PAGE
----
International Bluegrass Music Awards Announce 2014 Nominees

August 13, 2014 - By Trigger  //  News  //  9 Comments


The International Bluegrass Music Association unveiled their list of nominees for their 25th Annual Awards on Wednesday, August 13th. The IBMA will hold their awards this year in Raleigh, NC at the Duke Energy Center for the Performing Arts on October 2nd. Nominees were announced at The Factory in Franklin, TN, facilitated by Music City Roots who broadcast the announcement ceremony live.

The Boxcars lead all nominees with 10 IBMA nods, while Blue Highway comes in with nine nominations. The Del McCoury Band also scored high with six, while newcomers Detour, Flatt Lonesome, Town Mountain, The Spinney Brothers, and Volume Five earned “Emerging Artist of the Year” honors. See the full list of nominees below.

Entertainer of the Year

  • Balsam Range
  • Blue Highway
  • Dailey & Vincent
  • The Gibson Brothers
  • The Del McCoury Band

Male Vocalist of the Year

  • Del McCoury
  • Buddy Melton
  • Tim O’Brien
  • Frank Solivan
  • Dan Tyminski

Female Vocalist of the Year

  • Dale Ann Bradley
  • Alison Krauss
  • Claire Lynch
  • Amanda Smith
  • Rhonda Vincent

Vocal Group of the Year

  • Balsam Range
  • Blue Highway
  • Dailey & Vincent
  • The Gibson Brothers
  • Doyle Lawson & Quicksilver

Instrumental Group of the Year

  • Balsam Range
  • Blue Highway
  • The Boxcars
  • The Del McCoury Band
  • Frank Solivan & Dirty Kitchen

Emerging Artist of the Year

  • Detour
  • Flatt Lonesome
  • The Spinney Brothers
  • Town Mountain
  • Volume Five

Album of the Year

  • Hall of Fame Bluegrass – Junior Sisk and Joe Mullins (artist), Junior Sisk and Joe Mullins (producers), Rebel Records
  • It’s Just A RoadThe Boxcars (artist), The Boxcars (producer), Mountain Home
  • Noam Pikelny Plays Kenny Baker Plays Bill Monroe – Noam Pikelny (artist) Gabe Witcher (producer), Compass Records
  • Streets of BaltimoreThe Del McCoury Band (artist), Del McCoury (producer), McCoury Music
  • The GameBlue Highway (artist), Blue Highway (producer), Rounder Records

Song of the Year

  • Dear Sister” – Claire Lynch (artist), Claire Lynch and Louisa Branscomb (writers)
  • Grandpa’s Way of Life” – The Spinney Brothers (artist), Mark ‘Brink’ Brinkman (writer)
  • It’s Just a Road” – The Boxcars (artist), William Keith Garrett (writer)
  • The Game” – Blue Highway (artist), Shawn Lane and Barry Bales (writers)
  • You Took All The Ramblin’ Out of Me” – The Boxcars (artist), Jerry Hubbard (writer)

Gospel Recorded Performance of the Year

  • Love Does” – Darin and Brooke Aldridge (artist), Flying (album), Jamie Johnson, Suzanne M. Johnson and Jenee Fleenor (writers), Darin and Brooke Aldridge (producers), Organic Records
  • The Day We Learn to Fly” – Volume Five (artist), The Day We Learn To Fly (album), Stacy Richardson and Leroy Drumm (writers), Volume Five (producers), Mountain Fever
  • Wait A Little Longer Please Jesus” – Donna Ulisse (artist), I Am a Child of God (album), Hazel Marie Houser (writer), Bryan Sutton and Donna Ulisse (producers), Hadley Music Group
  • When Sorrows Encompass Me Around” – The Boxcars (artist), It’s Just A Road (album), Paul Edgar Johnson (writer), The Boxcars (producer), Mountain Home
  • Won’t It Be Wonderful There” – Dailey & Vincent (artist), Brothers of the Highway (album), Mildred Styles Johnson (writer), Jamie Dailey and Darrin Vincent (producers), Rounder Records

Instrumental Recorded Performance of the Year

  • Five Miles to Milan” - The Grascals (artist), When I Get My Pay (album), Danny Roberts (writer), The Grascals (producer), Mountain Home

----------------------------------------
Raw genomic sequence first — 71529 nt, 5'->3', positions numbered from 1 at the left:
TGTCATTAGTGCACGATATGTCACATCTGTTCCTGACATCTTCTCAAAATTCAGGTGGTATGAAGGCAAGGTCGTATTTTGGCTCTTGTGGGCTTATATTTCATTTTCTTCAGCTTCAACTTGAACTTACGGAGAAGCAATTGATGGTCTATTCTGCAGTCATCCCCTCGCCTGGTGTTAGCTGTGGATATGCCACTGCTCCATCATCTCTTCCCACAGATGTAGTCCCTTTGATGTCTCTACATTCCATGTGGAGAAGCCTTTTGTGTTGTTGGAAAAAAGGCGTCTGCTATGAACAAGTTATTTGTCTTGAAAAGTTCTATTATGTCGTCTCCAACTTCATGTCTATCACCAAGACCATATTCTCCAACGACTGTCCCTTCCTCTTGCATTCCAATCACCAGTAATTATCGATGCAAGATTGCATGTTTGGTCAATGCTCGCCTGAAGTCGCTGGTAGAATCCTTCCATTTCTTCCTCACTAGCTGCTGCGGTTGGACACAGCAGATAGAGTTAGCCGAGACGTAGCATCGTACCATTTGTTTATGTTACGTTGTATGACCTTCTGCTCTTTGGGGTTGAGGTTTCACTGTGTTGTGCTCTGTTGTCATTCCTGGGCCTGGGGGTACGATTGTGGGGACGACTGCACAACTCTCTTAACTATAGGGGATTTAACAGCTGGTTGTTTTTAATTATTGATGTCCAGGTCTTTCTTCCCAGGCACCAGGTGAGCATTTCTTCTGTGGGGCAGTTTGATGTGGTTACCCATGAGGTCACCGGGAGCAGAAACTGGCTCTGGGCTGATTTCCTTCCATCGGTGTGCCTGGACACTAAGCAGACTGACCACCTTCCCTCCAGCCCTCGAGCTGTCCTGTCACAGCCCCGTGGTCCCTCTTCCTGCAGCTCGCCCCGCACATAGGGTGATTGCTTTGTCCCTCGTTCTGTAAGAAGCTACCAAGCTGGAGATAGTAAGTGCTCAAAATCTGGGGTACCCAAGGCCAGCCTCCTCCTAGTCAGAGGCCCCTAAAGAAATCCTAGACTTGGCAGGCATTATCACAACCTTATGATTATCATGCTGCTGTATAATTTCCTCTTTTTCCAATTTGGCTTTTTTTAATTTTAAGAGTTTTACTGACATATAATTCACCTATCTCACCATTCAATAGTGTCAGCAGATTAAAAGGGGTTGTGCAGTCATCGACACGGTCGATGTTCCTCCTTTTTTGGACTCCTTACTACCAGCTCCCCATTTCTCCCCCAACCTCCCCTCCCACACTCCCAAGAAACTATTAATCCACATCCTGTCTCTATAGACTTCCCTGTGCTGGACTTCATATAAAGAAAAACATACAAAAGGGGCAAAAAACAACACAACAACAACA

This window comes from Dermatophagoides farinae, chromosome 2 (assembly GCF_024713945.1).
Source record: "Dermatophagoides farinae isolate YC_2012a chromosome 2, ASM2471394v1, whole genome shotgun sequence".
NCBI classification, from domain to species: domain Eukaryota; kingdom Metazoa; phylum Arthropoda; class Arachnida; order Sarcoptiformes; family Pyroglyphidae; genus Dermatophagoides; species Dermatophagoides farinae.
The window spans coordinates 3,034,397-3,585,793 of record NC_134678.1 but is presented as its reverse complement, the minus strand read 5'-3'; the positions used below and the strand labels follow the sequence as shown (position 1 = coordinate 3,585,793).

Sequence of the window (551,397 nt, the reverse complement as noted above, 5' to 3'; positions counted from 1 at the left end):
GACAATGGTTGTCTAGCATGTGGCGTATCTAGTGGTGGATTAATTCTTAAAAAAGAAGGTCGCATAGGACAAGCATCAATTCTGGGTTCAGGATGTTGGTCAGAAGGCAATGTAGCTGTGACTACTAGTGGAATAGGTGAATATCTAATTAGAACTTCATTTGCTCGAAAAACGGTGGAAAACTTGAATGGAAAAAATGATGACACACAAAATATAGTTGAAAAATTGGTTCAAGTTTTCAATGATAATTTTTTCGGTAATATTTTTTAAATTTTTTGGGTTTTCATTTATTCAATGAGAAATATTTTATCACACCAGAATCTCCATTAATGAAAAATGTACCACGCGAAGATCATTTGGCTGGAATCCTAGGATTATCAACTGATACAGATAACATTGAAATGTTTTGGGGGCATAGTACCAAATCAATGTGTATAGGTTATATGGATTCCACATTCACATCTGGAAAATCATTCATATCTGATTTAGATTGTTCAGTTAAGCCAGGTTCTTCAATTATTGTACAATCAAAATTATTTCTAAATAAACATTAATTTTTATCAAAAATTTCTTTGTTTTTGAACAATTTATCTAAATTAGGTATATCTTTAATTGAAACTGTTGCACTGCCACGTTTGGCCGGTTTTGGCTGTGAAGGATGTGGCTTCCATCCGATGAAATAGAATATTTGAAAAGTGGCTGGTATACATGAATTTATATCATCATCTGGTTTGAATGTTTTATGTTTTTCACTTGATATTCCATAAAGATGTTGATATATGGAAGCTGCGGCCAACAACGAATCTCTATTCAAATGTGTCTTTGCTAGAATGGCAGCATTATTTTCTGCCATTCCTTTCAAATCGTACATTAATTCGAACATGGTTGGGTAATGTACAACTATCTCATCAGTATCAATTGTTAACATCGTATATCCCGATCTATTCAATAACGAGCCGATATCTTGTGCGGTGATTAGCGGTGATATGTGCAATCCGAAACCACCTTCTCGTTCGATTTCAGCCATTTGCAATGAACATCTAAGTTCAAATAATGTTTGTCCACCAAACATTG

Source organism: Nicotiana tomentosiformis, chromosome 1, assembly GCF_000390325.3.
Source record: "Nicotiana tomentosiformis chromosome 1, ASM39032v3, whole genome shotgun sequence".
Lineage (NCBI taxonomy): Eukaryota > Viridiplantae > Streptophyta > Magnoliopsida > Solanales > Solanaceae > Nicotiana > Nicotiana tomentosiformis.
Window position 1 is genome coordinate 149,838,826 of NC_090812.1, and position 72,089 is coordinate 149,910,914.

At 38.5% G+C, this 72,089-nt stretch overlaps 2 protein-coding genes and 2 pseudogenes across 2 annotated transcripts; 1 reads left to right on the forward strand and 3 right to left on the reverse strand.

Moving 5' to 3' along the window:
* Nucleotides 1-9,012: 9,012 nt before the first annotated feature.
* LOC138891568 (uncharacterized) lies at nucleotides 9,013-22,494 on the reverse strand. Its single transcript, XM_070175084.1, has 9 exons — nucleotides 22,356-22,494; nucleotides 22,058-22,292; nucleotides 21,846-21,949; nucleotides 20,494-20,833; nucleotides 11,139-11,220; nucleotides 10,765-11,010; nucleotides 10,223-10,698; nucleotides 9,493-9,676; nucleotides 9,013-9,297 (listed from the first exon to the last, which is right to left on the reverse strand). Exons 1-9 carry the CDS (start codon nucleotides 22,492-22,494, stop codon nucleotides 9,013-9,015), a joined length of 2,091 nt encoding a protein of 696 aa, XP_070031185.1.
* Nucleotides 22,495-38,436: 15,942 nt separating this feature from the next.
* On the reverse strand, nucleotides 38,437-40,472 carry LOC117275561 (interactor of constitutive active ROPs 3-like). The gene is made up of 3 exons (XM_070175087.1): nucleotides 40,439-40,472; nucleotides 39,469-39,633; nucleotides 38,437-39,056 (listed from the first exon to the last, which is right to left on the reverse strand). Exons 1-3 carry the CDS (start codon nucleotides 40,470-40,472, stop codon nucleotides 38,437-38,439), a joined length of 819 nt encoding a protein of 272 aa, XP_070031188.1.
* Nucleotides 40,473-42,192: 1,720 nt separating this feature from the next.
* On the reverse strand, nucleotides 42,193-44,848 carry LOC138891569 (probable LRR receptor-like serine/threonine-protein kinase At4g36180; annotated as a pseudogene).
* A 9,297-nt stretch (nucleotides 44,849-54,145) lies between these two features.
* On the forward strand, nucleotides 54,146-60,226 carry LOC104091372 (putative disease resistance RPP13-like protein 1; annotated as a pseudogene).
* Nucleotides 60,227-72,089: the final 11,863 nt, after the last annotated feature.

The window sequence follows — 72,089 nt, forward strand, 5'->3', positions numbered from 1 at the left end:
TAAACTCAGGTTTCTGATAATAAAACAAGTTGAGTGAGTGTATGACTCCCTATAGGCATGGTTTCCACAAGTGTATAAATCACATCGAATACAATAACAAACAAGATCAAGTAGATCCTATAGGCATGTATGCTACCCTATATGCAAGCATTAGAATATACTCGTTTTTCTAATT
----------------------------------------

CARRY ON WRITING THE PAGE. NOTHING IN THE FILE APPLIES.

• “Graveyard Fields” – Steep Canyon Rangers (artist), Tell The Ones I Love (album), Mike Guggino (writer), Larry Campbell (producer), Rounder Records
  • Johnny Don’t Get Drunk” – Adam Steffey (artist), New Primitive (album), Public Domain, Adam Steffey (producer), Organic
  • Skillet Head Derailed” – The Boxcars (artist), It’s Just a Road (album), Ron Stewart (writer), The Boxcars (producer), Mountain Home
  • Thank God I’m A Country Boy“- Special Consensus with Buddy Spicher, Michael Cleveland and Alison Brown (artists), Country Boy: A Bluegrass Tribute to John Denver (album), John Martin Sommers (writer), Alison Brown (producer), Compass Records

Recorded Event of the Year

  • American Pickers“- The Grascals with Dierks Bentley (artists), The Grascals (producer), Mountain Home
  • Keepin’ It Between the Lines (Old School)” – Peter Rowan with Bobby Osborne, Jesse McReynolds, Ronnie McCoury and Del McCoury (artists), Alison Brown (producer), Compass Records
  • Martha White, Lester & Earl” – Terry Baucom with Marty Raybon & Buddy Melton (artists), Terry and Cindy Baucom (producers), John Boy and Billy Records
  • Wild Montana Skies” – Special Consensus with Claire Lynch & Rob Ickes (artists), Alison Brown (producer), Compass Records
  • Wild Mountain Honey” – Junior Sisk and Joe Mullins (artists), Junior Sisk and Joe Mullins (producers) Rebel Records

Instrumental Performer of the Year – Banjo

  • Jens Kruger
  • Mike Munford
  • Noam Pikelny
  • Sammy Shelor
  • Ron Stewart

Instrumental Performer of the Year – Fiddle

  • Jason Carter
  • Michael Cleveland
  • Stuart Duncan
  • Bobby Hicks
  • Ron Stewart

Instrumental Performer of the Year – Dobro

  • Jerry Douglas
  • Andy Hall
  • Rob Ickes
  • Randy Kohrs
  • Phil Leadbetter

Instrumental Performer of the Year – Guitar

  • Tony Rice
  • James Alan Shelton
  • Kenny Smith
  • Tim Stafford
  • Bryan Sutton

Instrumental Performer of the Year – Mandolin

  • Sam Bush
  • Sierra Hull
  • Frank Solivan
  • Adam Steffey
  • Chris Thile

Instrumental Performer of the Year – Bass

  • Barry Bales
  • Mike Bub
  • Missy Raines
  • Mark Schatz
  • Darin Vincent

9 Comments to “International Bluegrass Music Awards Announce 2014 Nominees”

  • I’m not at all surprised by the names I see. It seems like mainstream bluegrass is a tight collective of groups that rarely seems to change beyond exchanging members, or shuffling members around to create new groups or solo projects. I dunno, I may be wrong because I have only been following modern mainstream bluegrass for a couple of years, but this is what I see.


  • Well Joshua,

    I’m not sure I understand what “modern mainstream bluegrass” is, or what artists you have been listening to, but since I’ve been listening to it from “the git-go”, I’d like to put in my two cents worth.